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Sosha LewisSeptember 14, 2023 at 10:00 AM5 min read

CrossFit: A Sport that is Doing Equity Right


Image: CrossFit LLC

A few years ago, I saw a picture that made me want to fling my phone across the room. It was a happy picture, one where I was surrounded by people I love, but they blurred into the background because there was a clear focal point of that picture - my gut. 

So, I did what any independent, self-assured grown woman does. I hosted a proper pity party. Clearly something was wrong with my thyroid. Did I even have a thyroid? Bless my heart. I was sick. Obviously. This definitely had nothing to do with eating and drinking like Big Burger and Big Beer were sponsoring me.

As I was tidying up after my rager of a party, I decided that this couldn’t be the example I set for my daughter. I had to get healthier and to do so I knew that I would have to find something that I would stick with. As I researched local gyms, I kept being drawn back to CrossFit.

However, I had been a CrossFit naysayer - a vocal one. It was an injury-laden, anagram-obsessed cult. I would have to eat a lot of too-cool-for-school crow if I started RX’ing and AMRAP’ing.

But, that picture though. I couldn’t shake it. Therefore, I seasoned and baked the crow. It was kind of bland, but at least it was high in protein.  


I had gotten so much wrong about a sport that I know gets so much right when it comes to women. 


Of course, I am not saying that CrossFit - the organization, the sport or the methodology - are perfect. There are certainly problematic areas. However, from the professional female athletes at the CrossFit Games to the women of all shapes, sizes, and abilities sweating in their hometown gym, CrossFit is leaps and bounds above other sports in two key ways:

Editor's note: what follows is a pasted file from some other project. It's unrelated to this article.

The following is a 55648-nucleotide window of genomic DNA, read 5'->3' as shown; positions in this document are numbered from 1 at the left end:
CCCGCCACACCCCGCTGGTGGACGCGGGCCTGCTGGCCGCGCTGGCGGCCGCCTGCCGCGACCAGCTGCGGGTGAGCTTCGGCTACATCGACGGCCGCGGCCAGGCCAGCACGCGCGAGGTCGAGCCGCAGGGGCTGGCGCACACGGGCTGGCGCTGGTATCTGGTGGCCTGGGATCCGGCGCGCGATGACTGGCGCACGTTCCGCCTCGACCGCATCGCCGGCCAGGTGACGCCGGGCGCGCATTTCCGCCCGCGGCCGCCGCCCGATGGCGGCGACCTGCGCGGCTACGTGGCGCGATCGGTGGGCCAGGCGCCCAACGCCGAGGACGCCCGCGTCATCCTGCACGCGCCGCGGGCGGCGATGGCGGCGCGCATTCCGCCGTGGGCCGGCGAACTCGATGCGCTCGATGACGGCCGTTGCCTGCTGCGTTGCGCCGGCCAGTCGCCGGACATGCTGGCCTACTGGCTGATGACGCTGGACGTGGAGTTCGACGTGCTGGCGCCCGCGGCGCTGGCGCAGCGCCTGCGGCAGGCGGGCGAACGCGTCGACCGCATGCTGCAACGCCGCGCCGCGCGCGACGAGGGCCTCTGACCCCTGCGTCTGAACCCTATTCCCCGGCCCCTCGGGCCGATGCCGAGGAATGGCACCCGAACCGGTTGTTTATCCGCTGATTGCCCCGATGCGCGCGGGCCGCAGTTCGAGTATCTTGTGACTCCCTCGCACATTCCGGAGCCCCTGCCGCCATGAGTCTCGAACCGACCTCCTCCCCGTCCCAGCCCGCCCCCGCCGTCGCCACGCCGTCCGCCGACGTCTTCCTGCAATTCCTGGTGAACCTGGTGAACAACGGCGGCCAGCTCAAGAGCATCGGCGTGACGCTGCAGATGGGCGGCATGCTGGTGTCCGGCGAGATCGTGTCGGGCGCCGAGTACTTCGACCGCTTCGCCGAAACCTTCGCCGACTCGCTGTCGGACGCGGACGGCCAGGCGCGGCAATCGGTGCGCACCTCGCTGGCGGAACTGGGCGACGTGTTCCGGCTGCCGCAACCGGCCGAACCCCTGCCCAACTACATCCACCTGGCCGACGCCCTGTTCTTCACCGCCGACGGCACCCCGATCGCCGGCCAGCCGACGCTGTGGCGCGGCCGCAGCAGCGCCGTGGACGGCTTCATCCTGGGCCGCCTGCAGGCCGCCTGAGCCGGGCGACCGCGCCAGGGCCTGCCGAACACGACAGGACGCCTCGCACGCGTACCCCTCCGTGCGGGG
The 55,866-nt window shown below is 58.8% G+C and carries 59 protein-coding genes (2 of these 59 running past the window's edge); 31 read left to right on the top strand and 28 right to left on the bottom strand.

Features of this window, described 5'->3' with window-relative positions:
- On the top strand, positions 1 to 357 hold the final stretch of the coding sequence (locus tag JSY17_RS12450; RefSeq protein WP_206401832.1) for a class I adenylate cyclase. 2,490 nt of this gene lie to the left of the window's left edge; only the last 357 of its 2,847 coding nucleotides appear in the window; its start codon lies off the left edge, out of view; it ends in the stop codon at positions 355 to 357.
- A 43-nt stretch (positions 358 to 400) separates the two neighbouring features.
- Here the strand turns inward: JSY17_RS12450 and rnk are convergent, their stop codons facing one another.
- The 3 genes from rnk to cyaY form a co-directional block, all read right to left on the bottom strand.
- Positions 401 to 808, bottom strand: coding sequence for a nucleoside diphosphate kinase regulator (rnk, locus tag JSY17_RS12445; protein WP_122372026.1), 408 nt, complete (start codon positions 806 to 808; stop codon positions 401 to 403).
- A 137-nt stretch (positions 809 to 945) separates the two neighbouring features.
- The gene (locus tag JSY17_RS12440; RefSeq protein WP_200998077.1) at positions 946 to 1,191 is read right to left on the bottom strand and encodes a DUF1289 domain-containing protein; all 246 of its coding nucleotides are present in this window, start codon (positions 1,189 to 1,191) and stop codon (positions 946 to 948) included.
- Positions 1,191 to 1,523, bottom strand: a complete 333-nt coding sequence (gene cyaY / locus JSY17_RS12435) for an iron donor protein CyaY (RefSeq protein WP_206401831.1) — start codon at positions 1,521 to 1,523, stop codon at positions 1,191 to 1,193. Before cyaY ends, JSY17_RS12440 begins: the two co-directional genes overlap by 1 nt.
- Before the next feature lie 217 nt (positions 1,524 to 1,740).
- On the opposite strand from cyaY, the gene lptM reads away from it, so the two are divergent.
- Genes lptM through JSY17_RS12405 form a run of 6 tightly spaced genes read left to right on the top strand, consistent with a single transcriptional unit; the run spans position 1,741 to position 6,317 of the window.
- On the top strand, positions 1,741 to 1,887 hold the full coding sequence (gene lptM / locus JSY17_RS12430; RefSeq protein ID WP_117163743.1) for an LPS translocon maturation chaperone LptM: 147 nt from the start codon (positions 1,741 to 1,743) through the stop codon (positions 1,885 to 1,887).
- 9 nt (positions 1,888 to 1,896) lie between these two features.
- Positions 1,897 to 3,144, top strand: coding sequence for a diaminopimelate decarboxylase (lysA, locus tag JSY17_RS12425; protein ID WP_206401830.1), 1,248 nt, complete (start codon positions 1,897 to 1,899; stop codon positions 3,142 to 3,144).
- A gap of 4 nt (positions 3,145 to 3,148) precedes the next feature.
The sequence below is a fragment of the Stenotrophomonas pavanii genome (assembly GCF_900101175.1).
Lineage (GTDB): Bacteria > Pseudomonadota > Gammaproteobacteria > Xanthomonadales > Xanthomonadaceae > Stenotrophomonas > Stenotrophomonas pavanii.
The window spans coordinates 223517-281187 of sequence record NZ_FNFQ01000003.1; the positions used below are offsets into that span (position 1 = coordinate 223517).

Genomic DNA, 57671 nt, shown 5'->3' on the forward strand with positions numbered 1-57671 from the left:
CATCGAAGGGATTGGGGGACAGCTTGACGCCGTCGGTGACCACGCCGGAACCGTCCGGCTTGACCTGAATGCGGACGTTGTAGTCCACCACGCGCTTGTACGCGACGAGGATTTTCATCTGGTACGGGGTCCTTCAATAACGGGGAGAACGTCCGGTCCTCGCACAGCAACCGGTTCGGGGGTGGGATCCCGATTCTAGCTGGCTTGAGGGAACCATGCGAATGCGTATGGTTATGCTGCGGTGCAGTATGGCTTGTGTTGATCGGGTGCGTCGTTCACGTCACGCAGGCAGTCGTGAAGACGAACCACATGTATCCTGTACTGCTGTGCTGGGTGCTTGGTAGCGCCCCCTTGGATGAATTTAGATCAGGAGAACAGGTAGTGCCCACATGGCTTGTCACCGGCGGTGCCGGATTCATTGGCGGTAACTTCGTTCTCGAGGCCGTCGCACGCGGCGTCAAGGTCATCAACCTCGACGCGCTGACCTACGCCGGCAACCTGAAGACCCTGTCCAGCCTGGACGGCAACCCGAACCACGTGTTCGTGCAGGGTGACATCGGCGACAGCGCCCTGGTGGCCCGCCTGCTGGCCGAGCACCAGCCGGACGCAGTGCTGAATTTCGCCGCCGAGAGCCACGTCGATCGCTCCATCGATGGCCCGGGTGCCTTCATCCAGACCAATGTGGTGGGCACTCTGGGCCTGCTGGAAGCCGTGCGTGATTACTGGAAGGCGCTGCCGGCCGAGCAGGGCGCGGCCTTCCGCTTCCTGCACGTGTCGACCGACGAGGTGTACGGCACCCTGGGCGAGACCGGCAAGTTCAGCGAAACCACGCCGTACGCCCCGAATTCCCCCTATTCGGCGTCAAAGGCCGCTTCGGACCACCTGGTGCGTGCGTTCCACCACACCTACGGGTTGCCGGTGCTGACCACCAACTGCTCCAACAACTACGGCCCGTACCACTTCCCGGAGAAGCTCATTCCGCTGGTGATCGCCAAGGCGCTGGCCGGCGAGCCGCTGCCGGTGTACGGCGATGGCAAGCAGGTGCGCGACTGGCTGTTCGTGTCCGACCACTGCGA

Equal Pay

From its inception, CrossFit has offered equal prize money for male and female competitors. “It was not part of our culture to even consider that women are not equal or that their performance should not be equally valued,” Nicole Carroll, CrossFit Director of Training and Certification, stated in 2018. 

Dave Castro, CrossFit’s General Manager of Sport, added that he couldn’t imagine the message that would have been sent to athletes, and more importantly the CrossFit community as whole, if male athletes were paid more than their female counterparts. “It’s frankly just wrong,” Castro added.   

This comes in stark contrast to the NBA and WNBA. According to Statista, the average salary for an NBA player for the 2022/2023 season is approximately $9,400,000, whereas WNBA players’ average annual pay clocks in at around $103,000.


I appreciate CrossFit’s dedication to equal pay for several reasons, but none more so than the example it sets for my favorite CrossFitter - the daughter who motivated me to walk through those gym doors six years ago. 


Body Positivity

In addition to monetary parity, CrossFit is also leading the charge in flipping the script that skinny equals beautiful. After winning the 2023 CrossFIt Games, Laura Horvath said she didn’t base her appearance on Hollywood’s portrayal of women's bodies. “I want to look like what I look like. And, I just want to prove that my body, whatever, it looks like, can do these amazing things." 



Professional CrossFit athlete, Dani Speegle, can lift a 250 pound sandbag and is often seen sporting sleeveless crop tops with “Girls Who Eat” emblazoned across them. Speegle has admitted that despite earning five varsity letters in high school her self-esteem suffered because so many people seemed more concerned with her muscular back and thighs than they were her athletic prowess.